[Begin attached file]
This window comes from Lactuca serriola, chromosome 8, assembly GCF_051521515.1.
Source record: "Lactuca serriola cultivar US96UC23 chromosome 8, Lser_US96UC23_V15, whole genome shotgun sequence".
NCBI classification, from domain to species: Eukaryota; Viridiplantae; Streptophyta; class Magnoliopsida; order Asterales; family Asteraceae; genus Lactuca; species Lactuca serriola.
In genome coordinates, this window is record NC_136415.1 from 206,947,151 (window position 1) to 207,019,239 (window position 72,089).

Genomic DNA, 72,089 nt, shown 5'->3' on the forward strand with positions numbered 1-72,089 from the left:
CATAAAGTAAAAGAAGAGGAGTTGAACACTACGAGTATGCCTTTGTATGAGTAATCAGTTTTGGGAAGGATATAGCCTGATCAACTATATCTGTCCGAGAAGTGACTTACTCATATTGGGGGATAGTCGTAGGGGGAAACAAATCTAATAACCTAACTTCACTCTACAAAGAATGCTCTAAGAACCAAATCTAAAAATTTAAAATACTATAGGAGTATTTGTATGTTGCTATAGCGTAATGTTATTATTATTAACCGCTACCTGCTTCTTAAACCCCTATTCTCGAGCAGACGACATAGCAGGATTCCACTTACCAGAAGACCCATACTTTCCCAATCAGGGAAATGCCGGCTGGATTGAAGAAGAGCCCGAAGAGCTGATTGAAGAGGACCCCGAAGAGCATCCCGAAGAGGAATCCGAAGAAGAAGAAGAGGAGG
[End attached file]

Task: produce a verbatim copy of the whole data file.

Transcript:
This window comes from Lactuca serriola, chromosome 8, assembly GCF_051521515.1.
Source record: "Lactuca serriola cultivar US96UC23 chromosome 8, Lser_US96UC23_V15, whole genome shotgun sequence".
NCBI classification, from domain to species: Eukaryota; Viridiplantae; Streptophyta; class Magnoliopsida; order Asterales; family Asteraceae; genus Lactuca; species Lactuca serriola.
In genome coordinates, this window is record NC_136415.1 from 206,947,151 (window position 1) to 207,019,239 (window position 72,089).

Genomic DNA, 72,089 nt, shown 5'->3' on the forward strand with positions numbered 1-72,089 from the left:
CATAAAGTAAAAGAAGAGGAGTTGAACACTACGAGTATGCCTTTGTATGAGTAATCAGTTTTGGGAAGGATATAGCCTGATCAACTATATCTGTCCGAGAAGTGACTTACTCATATTGGGGGATAGTCGTAGGGGGAAACAAATCTAATAACCTAACTTCACTCTACAAAGAATGCTCTAAGAACCAAATCTAAAAATTTAAAATACTATAGGAGTATTTGTATGTTGCTATAGCGTAATGTTATTATTATTAACCGCTACCTGCTTCTTAAACCCCTATTCTCGAGCAGACGACATAGCAGGATTCCACTTACCAGAAGACCCATACTTTCCCAATCAGGGAAATGCCGGCTGGATTGAAGAAGAGCCCGAAGAGCTGATTGAAGAGGACCCCGAAGAGCATCCCGAAGAGGAATCCGAAGAAGAAGAAGAGGAGG